So, one day, when indulging myself with one of my too frequent moanings to a good friend about not being able to get on with my latest literary ramblings, the idea came up that I would retire for a week to a flat just north of the Scottish border for a self-styled writer’s retreat. Great! I would get so much more written there

Blog 1 Ayton

In my excitement, I failed to remember two things: one that it’s a writer’s affliction to be curious (and enthusiastic) about absolutely everything, and secondly, quite often (and in my case, read that as extremely often) writers like to walk and think at the same time in order to plan the next literary steps.

I packed the car and beat it past the Angel of the North and the Farne Islands, past Berwick and over the Scottish border to find my allotted accommodation in a quiet village. Oh, and the occasional red lion…

Blog 3 AytonInternet was available, which may be a good or a bad thing, depending on one’s willpower. Mine was worthy of an Olympian Gold. Neither email inbox or Facebook were accessed prior to at least one p.m. Writing was done. Then exploring had to follow. And I’m not talking virtually. Out into the real world of…well, old cigarette machines, if you must know…juxtaposed poetically with rails for the disabled…

Blog 2 Ayton I soon got into the swing of things and headed for St Abb’s Head with its nonvertiginous sheep…

Blog 14 Aytonand the beautiful coast around Coldingham Bay…

Blog 4 AytonI couldn’t resist a trip round Berwick-upon-the-famous-Tweed, with its fortifications and moving borders…

Blog 6 AytonBlog 7 AytonBlog 8 Ayton

DSC08237…which over the centuries we have made such an effort to cross…

Then there was this particularly swanky spiral staircase…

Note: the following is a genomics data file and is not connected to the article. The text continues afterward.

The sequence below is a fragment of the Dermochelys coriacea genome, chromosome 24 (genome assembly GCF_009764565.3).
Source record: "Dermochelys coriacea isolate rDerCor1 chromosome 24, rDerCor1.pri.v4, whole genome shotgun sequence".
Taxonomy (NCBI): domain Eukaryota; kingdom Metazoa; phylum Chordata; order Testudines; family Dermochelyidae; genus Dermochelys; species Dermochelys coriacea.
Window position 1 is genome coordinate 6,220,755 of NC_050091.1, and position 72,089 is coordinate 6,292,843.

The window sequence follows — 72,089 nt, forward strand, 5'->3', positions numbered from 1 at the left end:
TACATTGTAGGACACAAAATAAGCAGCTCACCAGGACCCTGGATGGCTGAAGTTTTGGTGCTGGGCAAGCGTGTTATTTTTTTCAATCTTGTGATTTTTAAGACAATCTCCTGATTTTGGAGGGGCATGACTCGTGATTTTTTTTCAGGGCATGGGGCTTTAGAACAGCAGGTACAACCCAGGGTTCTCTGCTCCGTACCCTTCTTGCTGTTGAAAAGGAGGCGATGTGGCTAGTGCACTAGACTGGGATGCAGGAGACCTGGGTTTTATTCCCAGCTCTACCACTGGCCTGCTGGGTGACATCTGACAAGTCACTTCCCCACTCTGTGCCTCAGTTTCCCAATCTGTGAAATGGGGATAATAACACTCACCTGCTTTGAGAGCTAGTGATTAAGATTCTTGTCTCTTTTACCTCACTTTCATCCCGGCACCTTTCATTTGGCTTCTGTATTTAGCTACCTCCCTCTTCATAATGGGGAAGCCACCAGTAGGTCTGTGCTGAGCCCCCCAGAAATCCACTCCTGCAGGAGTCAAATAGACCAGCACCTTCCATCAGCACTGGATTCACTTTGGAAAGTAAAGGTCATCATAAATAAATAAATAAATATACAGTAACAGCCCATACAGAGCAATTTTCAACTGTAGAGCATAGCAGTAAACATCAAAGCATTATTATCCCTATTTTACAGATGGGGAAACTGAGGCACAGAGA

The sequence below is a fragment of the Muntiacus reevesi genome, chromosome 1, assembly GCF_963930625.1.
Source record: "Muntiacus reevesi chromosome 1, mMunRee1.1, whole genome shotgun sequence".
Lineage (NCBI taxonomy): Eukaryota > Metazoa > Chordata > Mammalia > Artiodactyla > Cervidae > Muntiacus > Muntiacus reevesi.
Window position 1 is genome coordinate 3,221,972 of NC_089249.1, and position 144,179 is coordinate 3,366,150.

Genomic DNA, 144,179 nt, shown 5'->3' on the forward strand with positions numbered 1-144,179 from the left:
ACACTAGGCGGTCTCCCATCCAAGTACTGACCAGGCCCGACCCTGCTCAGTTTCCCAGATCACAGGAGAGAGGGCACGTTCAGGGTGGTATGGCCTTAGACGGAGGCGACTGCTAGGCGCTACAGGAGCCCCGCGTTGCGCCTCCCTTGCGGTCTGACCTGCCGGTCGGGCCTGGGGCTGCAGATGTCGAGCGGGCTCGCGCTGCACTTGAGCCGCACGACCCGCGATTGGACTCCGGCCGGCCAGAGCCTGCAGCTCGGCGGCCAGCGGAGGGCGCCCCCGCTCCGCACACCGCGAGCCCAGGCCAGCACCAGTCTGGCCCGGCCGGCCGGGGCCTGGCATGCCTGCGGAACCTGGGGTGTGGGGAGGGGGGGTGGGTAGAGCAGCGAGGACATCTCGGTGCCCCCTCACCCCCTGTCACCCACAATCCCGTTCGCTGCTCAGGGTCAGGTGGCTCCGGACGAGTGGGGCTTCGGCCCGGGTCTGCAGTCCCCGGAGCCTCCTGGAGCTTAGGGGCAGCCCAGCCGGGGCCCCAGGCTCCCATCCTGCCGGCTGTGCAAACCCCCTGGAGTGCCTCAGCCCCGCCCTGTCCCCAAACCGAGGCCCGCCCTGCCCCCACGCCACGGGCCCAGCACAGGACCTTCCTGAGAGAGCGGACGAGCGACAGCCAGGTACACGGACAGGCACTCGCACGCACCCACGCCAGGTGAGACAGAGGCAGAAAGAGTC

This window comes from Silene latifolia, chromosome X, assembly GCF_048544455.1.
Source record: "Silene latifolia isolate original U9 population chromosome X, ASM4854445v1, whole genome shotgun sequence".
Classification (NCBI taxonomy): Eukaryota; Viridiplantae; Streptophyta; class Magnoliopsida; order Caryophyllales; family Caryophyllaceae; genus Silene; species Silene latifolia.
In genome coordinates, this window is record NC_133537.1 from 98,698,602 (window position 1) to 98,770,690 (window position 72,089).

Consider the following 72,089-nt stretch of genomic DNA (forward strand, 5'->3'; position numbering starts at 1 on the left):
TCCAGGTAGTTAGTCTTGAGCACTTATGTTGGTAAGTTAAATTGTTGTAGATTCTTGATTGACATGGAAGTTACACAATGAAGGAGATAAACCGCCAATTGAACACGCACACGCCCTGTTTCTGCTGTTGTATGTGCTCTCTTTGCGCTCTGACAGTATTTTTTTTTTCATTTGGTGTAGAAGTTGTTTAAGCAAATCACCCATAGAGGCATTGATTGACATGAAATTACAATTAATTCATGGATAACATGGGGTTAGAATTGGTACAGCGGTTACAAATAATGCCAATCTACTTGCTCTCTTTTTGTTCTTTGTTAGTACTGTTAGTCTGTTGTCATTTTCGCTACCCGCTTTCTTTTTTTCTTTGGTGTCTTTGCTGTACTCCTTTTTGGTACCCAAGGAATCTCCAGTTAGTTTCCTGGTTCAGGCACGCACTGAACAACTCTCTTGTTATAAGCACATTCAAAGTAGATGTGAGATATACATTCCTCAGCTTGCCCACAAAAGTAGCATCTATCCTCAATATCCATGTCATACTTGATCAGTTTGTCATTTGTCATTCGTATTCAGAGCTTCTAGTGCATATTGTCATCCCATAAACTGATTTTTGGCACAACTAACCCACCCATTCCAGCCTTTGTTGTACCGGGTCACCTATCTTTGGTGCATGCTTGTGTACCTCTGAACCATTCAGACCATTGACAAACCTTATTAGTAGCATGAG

Blog 10 AytonWith the aid of a book of walks, starting point Coldingham village, I managed not to be in front of that laptop for quite a bit of the week. I saw red deer, blue butterflies, any number of wild flowers including my favourite…harebells…not to mention a couple of beautiful inland lochs.  I even came across this…

Blog 11 Ayton…a stone, carved out to make room for a vinegar rinse into which visiting families in the time of the plague could drop coins to disinfect them in return for food from the villagers. Enough to make your eye water…

Blog 5 AytonAnd if you don’t believe me and you remain convinced I was slaving over a hot laptop and not walking that lovely coast at all, I even managed a selfie…sorry about the grimace!

Blog 12 Ayton

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Silent Water

I feel as if recent events have silenced me. Somehow it’s all been too shocking, too disappointing. Gobsmacked is the word for it. I thought it was a Yorkshire word, but a quick google claims a Scottish heritage. Of Northern origin, any road. In any case, it expresses the feeling. Silenced, with an edge that’s both ugly and plainspoken, with a vague wryness.

So, as usual, it’s in water that I seek solace and try to recover my voice.

Whitby Harbour, for instance…

DSC08018 compressed…which instantly reclaims all those old metaphors of safety and the danger of the wild open sea. And all those wrecks just beneath the water out there. Which is a bit like Europe at the moment, isn’t it?

Then I turn inland…to Mallyan Spout….oh, no, my poetic brain’s pumping with the long fall of droplets from top to bottom…

DSC08025 compressedMaybe I could settle for a small water in the middle of the open moor…transmits a kind of peace, doesn’t it, this silent water…though I’m trying to ignore the storm clouds….

DSC08035 compressedOne way or another, we’re all going to have to face up to the future…